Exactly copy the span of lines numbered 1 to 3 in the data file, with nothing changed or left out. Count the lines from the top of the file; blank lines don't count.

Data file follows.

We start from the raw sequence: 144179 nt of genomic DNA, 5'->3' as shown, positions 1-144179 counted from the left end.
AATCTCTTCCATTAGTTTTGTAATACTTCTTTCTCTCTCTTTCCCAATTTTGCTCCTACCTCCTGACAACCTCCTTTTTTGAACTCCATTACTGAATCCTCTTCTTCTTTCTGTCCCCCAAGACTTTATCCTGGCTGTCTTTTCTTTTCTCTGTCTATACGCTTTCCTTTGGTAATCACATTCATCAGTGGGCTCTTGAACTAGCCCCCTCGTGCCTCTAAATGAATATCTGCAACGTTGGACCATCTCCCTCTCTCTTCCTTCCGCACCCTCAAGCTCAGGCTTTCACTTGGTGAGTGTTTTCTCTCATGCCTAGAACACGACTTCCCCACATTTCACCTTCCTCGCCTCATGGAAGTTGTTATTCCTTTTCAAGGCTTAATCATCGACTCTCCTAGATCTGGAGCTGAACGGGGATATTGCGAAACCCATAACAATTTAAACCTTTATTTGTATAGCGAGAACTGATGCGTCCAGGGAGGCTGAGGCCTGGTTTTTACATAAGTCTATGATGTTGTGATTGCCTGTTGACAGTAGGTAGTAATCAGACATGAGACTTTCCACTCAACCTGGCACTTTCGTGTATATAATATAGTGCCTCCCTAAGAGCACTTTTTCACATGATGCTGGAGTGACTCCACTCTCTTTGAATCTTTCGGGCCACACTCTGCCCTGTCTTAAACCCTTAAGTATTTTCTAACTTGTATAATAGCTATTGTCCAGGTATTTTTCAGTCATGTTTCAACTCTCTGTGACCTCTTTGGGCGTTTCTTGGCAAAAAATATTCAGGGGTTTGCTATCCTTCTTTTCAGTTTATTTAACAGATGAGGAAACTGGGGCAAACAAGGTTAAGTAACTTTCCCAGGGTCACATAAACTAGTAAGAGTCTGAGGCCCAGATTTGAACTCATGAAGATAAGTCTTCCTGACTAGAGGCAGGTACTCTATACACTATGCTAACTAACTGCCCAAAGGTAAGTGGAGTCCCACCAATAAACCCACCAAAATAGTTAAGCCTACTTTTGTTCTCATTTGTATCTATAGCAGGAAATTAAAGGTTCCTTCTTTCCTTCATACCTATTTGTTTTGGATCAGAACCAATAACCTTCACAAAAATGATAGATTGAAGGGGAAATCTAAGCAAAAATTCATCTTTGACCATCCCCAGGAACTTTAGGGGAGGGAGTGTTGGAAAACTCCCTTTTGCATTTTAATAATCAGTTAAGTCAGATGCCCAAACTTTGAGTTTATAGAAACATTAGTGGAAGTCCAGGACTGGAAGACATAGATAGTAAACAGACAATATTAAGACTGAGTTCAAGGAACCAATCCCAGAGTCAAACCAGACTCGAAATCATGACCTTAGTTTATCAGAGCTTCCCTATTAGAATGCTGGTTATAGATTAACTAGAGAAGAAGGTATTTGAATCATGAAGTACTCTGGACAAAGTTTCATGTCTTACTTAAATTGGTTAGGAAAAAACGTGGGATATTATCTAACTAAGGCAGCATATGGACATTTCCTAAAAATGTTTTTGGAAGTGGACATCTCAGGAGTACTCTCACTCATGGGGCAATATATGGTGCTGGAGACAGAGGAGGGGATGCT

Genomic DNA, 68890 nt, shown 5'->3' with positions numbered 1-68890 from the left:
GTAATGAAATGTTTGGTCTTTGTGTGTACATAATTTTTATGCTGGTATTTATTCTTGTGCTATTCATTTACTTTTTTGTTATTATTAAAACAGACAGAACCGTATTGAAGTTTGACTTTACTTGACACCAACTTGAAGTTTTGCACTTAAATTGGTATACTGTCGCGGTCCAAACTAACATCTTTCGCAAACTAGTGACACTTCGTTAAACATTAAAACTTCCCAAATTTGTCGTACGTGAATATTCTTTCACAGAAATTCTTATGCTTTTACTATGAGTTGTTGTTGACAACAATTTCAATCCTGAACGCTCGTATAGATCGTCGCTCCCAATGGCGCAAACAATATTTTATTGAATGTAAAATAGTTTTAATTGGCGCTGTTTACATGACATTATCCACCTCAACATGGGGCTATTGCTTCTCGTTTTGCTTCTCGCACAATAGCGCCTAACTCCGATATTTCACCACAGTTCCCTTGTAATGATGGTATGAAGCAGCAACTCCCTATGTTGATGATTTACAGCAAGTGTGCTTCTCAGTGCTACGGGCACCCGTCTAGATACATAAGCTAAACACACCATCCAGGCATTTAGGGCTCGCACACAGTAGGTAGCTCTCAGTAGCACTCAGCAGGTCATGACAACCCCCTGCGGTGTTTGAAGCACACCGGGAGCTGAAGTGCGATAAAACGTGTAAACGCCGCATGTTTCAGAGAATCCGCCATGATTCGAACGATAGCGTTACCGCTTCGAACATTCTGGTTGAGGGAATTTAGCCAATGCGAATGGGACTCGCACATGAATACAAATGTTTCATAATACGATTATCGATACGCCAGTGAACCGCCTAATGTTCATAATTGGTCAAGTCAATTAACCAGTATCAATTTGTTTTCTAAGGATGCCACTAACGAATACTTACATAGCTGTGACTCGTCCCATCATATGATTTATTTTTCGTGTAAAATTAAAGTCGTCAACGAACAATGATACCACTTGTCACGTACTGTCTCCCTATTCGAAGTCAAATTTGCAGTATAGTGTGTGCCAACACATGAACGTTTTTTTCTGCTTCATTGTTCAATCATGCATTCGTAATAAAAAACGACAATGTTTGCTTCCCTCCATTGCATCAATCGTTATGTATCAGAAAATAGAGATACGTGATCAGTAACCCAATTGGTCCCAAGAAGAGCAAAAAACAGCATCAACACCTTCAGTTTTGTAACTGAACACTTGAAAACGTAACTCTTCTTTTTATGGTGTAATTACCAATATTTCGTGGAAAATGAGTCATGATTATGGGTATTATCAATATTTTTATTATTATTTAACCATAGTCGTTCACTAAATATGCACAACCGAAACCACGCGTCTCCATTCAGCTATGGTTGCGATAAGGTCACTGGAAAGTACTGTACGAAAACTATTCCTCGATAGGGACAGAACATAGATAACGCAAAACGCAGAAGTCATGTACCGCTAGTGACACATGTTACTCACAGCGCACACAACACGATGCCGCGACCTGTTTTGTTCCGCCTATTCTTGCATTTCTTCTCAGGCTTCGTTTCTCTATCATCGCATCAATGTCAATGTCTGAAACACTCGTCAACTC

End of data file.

We start from the raw sequence: 144179 nt of genomic DNA, 5'->3' as shown, positions 1-144179 counted from the left end.
AATCTCTTCCATTAGTTTTGTAATACTTCTTTCTCTCTCTTTCCCAATTTTGCTCCTACCTCCTGACAACCTCCTTTTTTGAACTCCATTACTGAATCCTCTTCTTCTTTCTGTCCCCCAAGACTTTATCCTGGCTGTCTTTTCTTTTCTCTGTCTATACGCTTTCCTTTGGTAATCACATTCATCAGTGGGCTCTTGAACTAGCCCCCTCGTGCCTCTAAATGAATATCTGCAACGTTGGACCATCTCCCTCTCTCTTCCTTCCGCACCCTCAAGCTCAGGCTTTCACTTGGTGAGTGTTTTCTCTCATGCCTAGAACACGACTTCCCCACATTTCACCTTCCTCGCCTCATGGAAGTTGTTATTCCTTTTCAAGGCTTAATCATCGACTCTCCTAGATCTGGAGCTGAACGGGGATATTGCGAAACCCATAACAATTTAAACCTTTATTTGTATAGCGAGAACTGATGCGTCCAGGGAGGCTGAGGCCTGGTTTTTACATAAGTCTATGATGTTGTGATTGCCTGTTGACAGTAGGTAGTAATCAGACATGAGACTTTCCACTCAACCTGGCACTTTCGTGTATATAATATAGTGCCTCCCTAAGAGCACTTTTTCACATGATGCTGGAGTGACTCCACTCTCTTTGAATCTTTCGGGCCACACTCTGCCCTGTCTTAAACCCTTAAGTATTTTCTAACTTGTATAATAGCTATTGTCCAGGTATTTTTCAGTCATGTTTCAACTCTCTGTGACCTCTTTGGGCGTTTCTTGGCAAAAAATATTCAGGGGTTTGCTATCCTTCTTTTCAGTTTATTTAACAGATGAGGAAACTGGGGCAAACAAGGTTAAGTAACTTTCCCAGGGTCACATAAACTAGTAAGAGTCTGAGGCCCAGATTTGAACTCATGAAGATAAGTCTTCCTGACTAGAGGCAGGTACTCTATACACTATGCTAACTAACTGCCCAAAGGTAAGTGGAGTCCCACCAATAAACCCACCAAAATAGTTAAGCCTACTTTTGTTCTCATTTGTATCTATAGCAGGAAATTAAAGGTTCCTTCTTTCCTTCATACCTATTTGTTTTGGATCAGAACCAATAACCTTCACAAAAATGATAGATTGAAGGGGAAATCTAAGCAAAAATTCATCTTTGACCATCCCCAGGAACTTTAGGGGAGGGAGTGTTGGAAAACTCCCTTTTGCATTTTAATAATCAGTTAAGTCAGATGCCCAAACTTTGAGTTTATAGAAACATTAGTGGAAGTCCAGGACTGGAAGACATAGATAGTAAACAGACAATATTAAGACTGAGTTCAAGGAACCAATCCCAGAGTCAAACCAGACTCGAAATCATGACCTTAGTTTATCAGAGCTTCCCTATTAGAATGCTGGTTATAGATTAACTAGAGAAGAAGGTATTTGAATCATGAAGTACTCTGGACAAAGTTTCATGTCTTACTTAAATTGGTTAGGAAAAAACGTGGGATATTATCTAACTAAGGCAGCATATGGACATTTCCTAAAAATGTTTTTGGAAGTGGACATCTCAGGAGTACTCTCACTCATGGGGCAATATATGGTGCTGGAGACAGAGGAGGGGATGCT

Genomic DNA, 68890 nt, shown 5'->3' with positions numbered 1-68890 from the left: